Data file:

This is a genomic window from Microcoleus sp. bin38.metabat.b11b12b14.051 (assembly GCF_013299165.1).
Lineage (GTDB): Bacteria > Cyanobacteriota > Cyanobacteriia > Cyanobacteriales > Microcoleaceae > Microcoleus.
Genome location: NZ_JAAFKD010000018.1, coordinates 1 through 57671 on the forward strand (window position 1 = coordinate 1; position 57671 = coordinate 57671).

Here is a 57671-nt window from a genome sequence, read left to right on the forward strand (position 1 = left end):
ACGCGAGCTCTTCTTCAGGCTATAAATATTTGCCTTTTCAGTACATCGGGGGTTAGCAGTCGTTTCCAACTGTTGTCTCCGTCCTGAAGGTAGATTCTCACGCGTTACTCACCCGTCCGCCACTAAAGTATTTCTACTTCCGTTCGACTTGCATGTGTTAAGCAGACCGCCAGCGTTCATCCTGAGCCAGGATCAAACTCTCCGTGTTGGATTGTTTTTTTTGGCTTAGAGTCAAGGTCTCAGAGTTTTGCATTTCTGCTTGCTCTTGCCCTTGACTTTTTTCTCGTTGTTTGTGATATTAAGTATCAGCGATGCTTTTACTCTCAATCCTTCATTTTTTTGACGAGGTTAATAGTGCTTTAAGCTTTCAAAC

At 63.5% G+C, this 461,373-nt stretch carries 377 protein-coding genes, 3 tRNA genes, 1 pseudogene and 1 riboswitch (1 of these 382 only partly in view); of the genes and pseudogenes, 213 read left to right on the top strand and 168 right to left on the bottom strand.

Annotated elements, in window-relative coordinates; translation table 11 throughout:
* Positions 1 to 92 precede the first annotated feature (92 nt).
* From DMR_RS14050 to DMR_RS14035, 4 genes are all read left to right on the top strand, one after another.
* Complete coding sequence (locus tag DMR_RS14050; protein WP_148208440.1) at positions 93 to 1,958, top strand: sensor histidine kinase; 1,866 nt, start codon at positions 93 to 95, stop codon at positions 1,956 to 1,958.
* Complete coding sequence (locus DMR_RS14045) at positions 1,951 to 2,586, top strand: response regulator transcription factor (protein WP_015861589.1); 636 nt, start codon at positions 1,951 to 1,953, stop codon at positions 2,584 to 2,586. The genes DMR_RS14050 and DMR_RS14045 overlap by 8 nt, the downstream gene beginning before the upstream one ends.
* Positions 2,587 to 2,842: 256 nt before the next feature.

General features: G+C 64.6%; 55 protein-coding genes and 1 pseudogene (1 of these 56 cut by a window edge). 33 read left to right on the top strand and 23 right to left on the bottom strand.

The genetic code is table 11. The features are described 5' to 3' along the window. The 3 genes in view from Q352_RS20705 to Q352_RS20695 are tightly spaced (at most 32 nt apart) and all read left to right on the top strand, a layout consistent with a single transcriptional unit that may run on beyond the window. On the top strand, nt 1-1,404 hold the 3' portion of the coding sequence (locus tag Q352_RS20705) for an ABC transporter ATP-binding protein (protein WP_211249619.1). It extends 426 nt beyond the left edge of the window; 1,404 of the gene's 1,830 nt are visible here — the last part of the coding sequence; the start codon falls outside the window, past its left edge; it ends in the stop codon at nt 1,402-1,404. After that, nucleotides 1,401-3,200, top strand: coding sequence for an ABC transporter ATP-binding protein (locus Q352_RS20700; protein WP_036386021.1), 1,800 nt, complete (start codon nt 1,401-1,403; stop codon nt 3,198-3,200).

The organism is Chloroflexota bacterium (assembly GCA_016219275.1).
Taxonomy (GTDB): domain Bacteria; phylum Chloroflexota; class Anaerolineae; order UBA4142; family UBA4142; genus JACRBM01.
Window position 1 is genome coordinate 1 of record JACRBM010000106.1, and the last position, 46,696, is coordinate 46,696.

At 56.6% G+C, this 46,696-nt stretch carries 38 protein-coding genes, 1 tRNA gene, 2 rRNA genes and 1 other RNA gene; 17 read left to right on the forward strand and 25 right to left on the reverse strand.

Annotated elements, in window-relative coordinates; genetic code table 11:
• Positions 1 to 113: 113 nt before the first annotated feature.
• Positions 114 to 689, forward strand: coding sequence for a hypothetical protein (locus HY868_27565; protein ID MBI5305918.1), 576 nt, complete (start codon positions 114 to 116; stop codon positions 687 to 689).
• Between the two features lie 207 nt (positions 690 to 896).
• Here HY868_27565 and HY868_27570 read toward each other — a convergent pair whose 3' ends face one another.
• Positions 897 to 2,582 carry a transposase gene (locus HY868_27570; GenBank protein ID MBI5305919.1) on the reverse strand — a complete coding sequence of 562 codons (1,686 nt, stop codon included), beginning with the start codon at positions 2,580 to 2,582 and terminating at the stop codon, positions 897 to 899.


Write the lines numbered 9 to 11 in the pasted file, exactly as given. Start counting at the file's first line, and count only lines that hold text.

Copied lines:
* From DMR_RS14050 to DMR_RS14035, 4 genes are all read left to right on the top strand, one after another.
* Complete coding sequence (locus tag DMR_RS14050; protein WP_148208440.1) at positions 93 to 1,958, top strand: sensor histidine kinase; 1,866 nt, start codon at positions 93 to 95, stop codon at positions 1,956 to 1,958.
* Complete coding sequence (locus DMR_RS14045) at positions 1,951 to 2,586, top strand: response regulator transcription factor (protein WP_015861589.1); 636 nt, start codon at positions 1,951 to 1,953, stop codon at positions 2,584 to 2,586. The genes DMR_RS14050 and DMR_RS14045 overlap by 8 nt, the downstream gene beginning before the upstream one ends.